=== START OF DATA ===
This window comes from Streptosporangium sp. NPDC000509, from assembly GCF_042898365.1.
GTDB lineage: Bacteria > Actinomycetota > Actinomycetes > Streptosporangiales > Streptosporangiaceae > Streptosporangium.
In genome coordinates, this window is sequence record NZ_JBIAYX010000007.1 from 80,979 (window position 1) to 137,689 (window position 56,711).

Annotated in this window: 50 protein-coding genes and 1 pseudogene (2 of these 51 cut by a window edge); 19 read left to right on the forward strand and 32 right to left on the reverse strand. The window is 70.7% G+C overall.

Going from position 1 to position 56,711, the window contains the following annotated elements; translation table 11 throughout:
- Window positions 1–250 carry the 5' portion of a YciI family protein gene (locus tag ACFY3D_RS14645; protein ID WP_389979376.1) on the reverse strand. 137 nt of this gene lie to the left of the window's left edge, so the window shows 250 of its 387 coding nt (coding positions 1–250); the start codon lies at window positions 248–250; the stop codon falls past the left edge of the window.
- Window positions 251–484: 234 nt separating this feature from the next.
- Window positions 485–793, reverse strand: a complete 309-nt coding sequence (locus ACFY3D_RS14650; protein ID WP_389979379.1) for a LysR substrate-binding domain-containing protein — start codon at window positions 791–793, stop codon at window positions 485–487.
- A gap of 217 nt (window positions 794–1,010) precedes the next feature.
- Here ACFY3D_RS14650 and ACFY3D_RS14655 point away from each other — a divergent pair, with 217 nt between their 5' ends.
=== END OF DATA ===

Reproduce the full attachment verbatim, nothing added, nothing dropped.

This window comes from Streptosporangium sp. NPDC000509, from assembly GCF_042898365.1.
GTDB lineage: Bacteria > Actinomycetota > Actinomycetes > Streptosporangiales > Streptosporangiaceae > Streptosporangium.
In genome coordinates, this window is sequence record NZ_JBIAYX010000007.1 from 80,979 (window position 1) to 137,689 (window position 56,711).

Annotated in this window: 50 protein-coding genes and 1 pseudogene (2 of these 51 cut by a window edge); 19 read left to right on the forward strand and 32 right to left on the reverse strand. The window is 70.7% G+C overall.

Going from position 1 to position 56,711, the window contains the following annotated elements; translation table 11 throughout:
- Window positions 1–250 carry the 5' portion of a YciI family protein gene (locus tag ACFY3D_RS14645; protein ID WP_389979376.1) on the reverse strand. 137 nt of this gene lie to the left of the window's left edge, so the window shows 250 of its 387 coding nt (coding positions 1–250); the start codon lies at window positions 248–250; the stop codon falls past the left edge of the window.
- Window positions 251–484: 234 nt separating this feature from the next.
- Window positions 485–793, reverse strand: a complete 309-nt coding sequence (locus ACFY3D_RS14650; protein ID WP_389979379.1) for a LysR substrate-binding domain-containing protein — start codon at window positions 791–793, stop codon at window positions 485–487.
- A gap of 217 nt (window positions 794–1,010) precedes the next feature.
- Here ACFY3D_RS14650 and ACFY3D_RS14655 point away from each other — a divergent pair, with 217 nt between their 5' ends.